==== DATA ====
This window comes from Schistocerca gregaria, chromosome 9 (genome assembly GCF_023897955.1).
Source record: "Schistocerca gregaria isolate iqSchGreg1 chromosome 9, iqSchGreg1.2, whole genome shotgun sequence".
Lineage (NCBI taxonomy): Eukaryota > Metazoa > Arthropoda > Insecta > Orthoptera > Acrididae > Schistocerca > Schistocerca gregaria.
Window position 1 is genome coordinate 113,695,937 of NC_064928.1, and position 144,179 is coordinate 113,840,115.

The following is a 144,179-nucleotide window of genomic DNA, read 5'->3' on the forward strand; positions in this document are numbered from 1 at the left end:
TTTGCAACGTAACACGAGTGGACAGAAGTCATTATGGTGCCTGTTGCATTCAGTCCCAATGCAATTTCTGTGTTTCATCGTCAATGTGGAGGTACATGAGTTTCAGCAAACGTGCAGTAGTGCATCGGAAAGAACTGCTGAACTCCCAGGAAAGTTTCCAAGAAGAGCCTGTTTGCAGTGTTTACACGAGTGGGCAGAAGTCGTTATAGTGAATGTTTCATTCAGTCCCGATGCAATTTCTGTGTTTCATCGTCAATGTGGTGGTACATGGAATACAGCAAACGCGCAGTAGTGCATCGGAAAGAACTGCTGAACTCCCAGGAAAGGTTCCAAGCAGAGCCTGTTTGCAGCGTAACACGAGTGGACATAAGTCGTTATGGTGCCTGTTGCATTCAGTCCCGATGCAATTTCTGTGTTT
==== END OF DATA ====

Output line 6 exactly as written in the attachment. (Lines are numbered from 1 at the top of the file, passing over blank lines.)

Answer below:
TTTGCAACGTAACACGAGTGGACAGAAGTCATTATGGTGCCTGTTGCATTCAGTCCCAATGCAATTTCTGTGTTTCATCGTCAATGTGGAGGTACATGAGTTTCAGCAAACGTGCAGTAGTGCATCGGAAAGAACTGCTGAACTCCCAGGAAAGTTTCCAAGAAGAGCCTGTTTGCAGTGTTTACACGAGTGGGCAGAAGTCGTTATAGTGAATGTTTCATTCAGTCCCGATGCAATTTCTGTGTTTCATCGTCAATGTGGTGGTACATGGAATACAGCAAACGCGCAGTAGTGCATCGGAAAGAACTGCTGAACTCCCAGGAAAGGTTCCAAGCAGAGCCTGTTTGCAGCGTAACACGAGTGGACATAAGTCGTTATGGTGCCTGTTGCATTCAGTCCCGATGCAATTTCTGTGTTT